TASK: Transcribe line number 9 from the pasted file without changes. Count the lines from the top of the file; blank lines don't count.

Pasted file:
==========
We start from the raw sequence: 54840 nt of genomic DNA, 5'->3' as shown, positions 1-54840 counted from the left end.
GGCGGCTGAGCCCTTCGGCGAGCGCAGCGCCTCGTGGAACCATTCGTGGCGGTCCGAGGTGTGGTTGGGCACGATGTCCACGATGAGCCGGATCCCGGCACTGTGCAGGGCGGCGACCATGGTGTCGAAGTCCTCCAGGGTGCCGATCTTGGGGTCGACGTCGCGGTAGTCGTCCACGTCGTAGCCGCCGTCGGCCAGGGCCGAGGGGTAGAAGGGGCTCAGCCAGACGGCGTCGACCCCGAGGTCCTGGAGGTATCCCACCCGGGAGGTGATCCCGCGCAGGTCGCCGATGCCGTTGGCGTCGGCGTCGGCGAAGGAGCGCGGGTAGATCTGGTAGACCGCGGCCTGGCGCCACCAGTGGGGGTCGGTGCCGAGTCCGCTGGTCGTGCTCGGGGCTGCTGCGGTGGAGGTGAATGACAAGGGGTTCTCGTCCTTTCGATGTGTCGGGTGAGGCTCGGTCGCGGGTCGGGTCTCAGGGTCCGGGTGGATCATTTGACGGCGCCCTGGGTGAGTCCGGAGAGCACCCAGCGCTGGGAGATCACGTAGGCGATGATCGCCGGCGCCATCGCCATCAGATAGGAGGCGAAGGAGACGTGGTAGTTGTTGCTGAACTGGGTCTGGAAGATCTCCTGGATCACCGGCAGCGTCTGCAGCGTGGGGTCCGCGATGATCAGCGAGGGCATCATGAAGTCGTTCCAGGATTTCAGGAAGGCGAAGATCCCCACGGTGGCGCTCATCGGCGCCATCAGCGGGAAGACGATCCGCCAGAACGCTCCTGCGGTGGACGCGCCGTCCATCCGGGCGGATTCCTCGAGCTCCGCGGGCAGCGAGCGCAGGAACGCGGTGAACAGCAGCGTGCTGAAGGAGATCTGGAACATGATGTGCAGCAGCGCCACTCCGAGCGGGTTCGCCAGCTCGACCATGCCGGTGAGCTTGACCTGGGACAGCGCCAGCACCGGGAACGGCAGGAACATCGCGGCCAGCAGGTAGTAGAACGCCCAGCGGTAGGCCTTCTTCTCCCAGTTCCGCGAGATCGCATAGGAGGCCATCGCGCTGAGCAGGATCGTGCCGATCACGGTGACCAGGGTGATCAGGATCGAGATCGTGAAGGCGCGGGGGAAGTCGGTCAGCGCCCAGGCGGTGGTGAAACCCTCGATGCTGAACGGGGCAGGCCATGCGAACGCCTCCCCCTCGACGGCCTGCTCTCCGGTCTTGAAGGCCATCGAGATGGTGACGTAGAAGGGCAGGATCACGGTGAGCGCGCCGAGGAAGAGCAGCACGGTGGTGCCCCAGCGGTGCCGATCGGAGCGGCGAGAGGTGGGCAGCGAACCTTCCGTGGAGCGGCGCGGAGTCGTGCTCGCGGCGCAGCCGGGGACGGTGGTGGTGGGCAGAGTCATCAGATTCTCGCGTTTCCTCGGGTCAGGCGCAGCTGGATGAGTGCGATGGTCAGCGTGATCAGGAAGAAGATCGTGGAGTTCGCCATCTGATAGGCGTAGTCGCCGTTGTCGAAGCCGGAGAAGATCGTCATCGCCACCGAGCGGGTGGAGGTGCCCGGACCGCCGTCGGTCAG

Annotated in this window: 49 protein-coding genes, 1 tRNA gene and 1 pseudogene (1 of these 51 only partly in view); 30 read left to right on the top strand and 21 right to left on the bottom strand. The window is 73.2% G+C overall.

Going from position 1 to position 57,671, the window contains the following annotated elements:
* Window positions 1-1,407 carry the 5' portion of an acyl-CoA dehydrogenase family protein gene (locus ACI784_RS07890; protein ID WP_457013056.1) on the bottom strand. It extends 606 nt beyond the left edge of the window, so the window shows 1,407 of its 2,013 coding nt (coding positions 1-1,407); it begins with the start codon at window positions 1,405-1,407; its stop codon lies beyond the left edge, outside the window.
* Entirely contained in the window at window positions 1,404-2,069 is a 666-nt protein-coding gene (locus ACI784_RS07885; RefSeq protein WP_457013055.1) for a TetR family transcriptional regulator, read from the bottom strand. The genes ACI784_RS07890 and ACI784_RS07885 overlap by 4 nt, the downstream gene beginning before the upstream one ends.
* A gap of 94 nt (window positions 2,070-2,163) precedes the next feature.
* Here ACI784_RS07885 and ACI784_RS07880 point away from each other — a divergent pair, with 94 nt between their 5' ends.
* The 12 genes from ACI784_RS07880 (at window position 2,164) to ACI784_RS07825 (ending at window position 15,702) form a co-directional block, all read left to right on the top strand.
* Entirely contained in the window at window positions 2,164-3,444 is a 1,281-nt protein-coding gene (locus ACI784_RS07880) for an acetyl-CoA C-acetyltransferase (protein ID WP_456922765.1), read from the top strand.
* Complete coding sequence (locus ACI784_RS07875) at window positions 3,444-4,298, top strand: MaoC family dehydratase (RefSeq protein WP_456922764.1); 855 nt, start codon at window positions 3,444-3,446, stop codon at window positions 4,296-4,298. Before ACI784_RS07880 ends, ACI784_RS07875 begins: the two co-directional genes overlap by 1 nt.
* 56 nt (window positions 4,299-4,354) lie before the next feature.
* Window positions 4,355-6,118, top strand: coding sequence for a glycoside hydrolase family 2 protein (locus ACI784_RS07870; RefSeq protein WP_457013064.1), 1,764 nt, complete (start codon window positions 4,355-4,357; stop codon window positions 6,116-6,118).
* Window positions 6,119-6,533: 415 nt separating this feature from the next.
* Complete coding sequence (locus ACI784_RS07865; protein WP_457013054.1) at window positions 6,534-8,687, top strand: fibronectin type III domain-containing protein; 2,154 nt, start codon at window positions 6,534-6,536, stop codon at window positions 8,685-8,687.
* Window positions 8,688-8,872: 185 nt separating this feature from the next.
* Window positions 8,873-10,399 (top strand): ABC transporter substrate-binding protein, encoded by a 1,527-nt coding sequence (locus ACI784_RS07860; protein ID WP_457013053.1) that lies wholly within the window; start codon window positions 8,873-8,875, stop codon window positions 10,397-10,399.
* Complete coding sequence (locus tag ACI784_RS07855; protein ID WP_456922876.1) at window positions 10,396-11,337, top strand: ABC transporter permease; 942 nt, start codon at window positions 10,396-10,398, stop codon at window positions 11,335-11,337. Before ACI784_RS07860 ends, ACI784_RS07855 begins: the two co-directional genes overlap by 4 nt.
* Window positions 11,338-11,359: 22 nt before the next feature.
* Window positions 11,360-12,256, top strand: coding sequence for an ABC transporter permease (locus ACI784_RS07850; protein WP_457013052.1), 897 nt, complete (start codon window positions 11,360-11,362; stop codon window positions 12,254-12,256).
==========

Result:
* The 12 genes from ACI784_RS07880 (at window position 2,164) to ACI784_RS07825 (ending at window position 15,702) form a co-directional block, all read left to right on the top strand.